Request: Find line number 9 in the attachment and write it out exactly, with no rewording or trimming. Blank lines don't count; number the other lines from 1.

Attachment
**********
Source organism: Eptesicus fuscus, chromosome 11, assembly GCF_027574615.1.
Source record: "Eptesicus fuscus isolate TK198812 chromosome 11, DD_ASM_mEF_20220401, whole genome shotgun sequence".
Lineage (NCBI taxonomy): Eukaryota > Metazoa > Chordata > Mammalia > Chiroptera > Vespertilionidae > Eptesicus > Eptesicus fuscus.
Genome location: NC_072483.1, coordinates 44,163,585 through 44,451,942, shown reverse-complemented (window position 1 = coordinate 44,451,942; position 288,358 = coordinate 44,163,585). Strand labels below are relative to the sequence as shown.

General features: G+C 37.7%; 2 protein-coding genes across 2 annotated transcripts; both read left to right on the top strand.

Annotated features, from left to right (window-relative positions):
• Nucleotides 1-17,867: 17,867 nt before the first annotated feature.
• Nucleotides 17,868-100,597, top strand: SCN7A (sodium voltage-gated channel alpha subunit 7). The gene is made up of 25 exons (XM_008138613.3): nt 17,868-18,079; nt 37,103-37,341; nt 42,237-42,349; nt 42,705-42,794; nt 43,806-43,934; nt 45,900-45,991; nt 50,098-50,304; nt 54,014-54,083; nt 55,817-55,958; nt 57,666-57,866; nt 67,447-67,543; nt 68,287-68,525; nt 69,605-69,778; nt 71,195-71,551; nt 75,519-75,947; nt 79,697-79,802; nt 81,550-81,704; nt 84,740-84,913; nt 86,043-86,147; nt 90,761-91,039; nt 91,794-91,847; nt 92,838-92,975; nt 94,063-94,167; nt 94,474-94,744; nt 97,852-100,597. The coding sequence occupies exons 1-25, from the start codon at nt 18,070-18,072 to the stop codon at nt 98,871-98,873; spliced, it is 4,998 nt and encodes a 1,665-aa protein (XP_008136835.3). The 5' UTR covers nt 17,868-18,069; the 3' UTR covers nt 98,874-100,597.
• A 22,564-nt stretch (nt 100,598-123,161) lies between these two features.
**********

• A 22,564-nt stretch (nt 100,598-123,161) lies between these two features.